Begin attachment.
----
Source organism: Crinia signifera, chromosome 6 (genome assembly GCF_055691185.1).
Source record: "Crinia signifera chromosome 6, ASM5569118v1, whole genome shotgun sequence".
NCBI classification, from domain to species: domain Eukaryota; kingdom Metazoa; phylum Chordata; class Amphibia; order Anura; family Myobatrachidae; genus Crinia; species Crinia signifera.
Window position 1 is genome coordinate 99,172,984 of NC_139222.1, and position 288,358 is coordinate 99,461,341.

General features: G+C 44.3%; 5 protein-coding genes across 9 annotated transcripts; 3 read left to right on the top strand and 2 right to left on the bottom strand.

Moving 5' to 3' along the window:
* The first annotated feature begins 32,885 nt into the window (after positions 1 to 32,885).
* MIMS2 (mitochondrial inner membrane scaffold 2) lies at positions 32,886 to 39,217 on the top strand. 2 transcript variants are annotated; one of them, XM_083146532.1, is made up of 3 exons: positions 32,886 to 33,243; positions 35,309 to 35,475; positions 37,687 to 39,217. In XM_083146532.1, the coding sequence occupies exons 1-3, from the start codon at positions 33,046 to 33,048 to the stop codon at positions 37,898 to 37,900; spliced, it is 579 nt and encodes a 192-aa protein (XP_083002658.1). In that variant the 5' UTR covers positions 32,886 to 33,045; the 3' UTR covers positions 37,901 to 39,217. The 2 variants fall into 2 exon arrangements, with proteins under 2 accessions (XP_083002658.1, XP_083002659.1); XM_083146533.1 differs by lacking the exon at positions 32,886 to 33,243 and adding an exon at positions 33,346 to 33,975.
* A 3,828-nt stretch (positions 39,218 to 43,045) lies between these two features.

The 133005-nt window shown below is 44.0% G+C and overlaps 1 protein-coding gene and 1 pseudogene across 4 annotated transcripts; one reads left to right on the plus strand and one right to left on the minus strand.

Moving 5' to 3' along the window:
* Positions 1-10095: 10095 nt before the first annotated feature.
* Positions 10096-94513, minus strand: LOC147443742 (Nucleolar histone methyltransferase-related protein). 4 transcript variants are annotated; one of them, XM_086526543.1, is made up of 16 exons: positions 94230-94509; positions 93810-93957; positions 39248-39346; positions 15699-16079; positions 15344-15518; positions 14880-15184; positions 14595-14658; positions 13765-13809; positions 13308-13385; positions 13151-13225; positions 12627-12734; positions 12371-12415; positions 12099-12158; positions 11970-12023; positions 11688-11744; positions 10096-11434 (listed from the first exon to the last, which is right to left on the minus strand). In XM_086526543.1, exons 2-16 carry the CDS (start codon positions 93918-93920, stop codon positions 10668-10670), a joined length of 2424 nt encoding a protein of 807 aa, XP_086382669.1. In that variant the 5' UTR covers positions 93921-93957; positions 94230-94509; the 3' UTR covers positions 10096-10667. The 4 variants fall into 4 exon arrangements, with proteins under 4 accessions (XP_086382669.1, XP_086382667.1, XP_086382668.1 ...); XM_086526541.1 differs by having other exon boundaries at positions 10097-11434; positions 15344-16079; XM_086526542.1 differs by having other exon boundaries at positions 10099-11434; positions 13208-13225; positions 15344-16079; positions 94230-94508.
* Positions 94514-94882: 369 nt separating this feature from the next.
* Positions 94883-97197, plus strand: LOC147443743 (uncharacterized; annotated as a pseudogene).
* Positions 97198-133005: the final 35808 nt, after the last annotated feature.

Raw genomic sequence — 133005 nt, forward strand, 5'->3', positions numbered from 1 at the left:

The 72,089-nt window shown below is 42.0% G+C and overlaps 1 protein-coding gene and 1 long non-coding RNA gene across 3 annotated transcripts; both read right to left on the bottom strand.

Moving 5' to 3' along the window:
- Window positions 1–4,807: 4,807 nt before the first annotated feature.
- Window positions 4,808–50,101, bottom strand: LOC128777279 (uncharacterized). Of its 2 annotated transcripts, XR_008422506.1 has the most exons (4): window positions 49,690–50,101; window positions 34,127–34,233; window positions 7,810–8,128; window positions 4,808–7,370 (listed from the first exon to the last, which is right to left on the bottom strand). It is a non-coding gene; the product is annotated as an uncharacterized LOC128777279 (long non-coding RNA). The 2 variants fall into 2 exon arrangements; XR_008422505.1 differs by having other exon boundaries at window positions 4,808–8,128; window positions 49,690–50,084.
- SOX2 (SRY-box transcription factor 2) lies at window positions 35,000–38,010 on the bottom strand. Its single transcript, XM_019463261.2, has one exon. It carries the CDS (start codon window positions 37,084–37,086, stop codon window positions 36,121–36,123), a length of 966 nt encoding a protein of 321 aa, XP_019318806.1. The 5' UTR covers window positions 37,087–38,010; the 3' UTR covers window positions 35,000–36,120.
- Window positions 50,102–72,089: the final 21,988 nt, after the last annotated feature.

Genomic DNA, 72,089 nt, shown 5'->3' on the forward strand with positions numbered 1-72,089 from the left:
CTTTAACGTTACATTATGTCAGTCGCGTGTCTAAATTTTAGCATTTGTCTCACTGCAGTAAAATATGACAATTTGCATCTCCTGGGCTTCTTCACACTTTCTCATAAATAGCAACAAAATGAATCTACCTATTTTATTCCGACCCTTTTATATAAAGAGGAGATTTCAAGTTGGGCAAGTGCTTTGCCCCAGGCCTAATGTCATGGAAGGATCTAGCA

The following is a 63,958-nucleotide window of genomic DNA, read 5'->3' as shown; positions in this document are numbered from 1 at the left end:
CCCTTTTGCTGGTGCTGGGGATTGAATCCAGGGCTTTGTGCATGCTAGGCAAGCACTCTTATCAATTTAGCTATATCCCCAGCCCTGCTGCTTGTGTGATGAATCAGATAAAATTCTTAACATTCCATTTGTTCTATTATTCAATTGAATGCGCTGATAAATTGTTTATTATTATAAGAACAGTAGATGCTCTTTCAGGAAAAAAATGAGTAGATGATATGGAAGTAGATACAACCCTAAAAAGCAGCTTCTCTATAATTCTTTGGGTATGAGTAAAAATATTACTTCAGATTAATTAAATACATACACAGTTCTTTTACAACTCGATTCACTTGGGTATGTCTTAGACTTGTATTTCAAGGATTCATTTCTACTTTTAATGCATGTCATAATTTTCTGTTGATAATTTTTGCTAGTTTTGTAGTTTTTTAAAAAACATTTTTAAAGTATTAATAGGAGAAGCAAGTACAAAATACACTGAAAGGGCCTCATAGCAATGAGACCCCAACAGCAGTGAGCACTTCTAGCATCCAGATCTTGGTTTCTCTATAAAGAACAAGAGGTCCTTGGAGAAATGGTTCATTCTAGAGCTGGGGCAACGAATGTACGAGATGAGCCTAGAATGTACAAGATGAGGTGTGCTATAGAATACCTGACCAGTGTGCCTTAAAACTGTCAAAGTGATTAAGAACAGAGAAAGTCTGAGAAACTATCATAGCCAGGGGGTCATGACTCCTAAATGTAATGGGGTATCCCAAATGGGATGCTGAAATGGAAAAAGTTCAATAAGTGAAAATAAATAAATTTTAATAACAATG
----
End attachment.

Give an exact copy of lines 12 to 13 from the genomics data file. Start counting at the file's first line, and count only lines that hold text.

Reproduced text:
* Positions 1-10095: 10095 nt before the first annotated feature.
* Positions 10096-94513, minus strand: LOC147443742 (Nucleolar histone methyltransferase-related protein). 4 transcript variants are annotated; one of them, XM_086526543.1, is made up of 16 exons: positions 94230-94509; positions 93810-93957; positions 39248-39346; positions 15699-16079; positions 15344-15518; positions 14880-15184; positions 14595-14658; positions 13765-13809; positions 13308-13385; positions 13151-13225; positions 12627-12734; positions 12371-12415; positions 12099-12158; positions 11970-12023; positions 11688-11744; positions 10096-11434 (listed from the first exon to the last, which is right to left on the minus strand). In XM_086526543.1, exons 2-16 carry the CDS (start codon positions 93918-93920, stop codon positions 10668-10670), a joined length of 2424 nt encoding a protein of 807 aa, XP_086382669.1. In that variant the 5' UTR covers positions 93921-93957; positions 94230-94509; the 3' UTR covers positions 10096-10667. The 4 variants fall into 4 exon arrangements, with proteins under 4 accessions (XP_086382669.1, XP_086382667.1, XP_086382668.1 ...); XM_086526541.1 differs by having other exon boundaries at positions 10097-11434; positions 15344-16079; XM_086526542.1 differs by having other exon boundaries at positions 10099-11434; positions 13208-13225; positions 15344-16079; positions 94230-94508.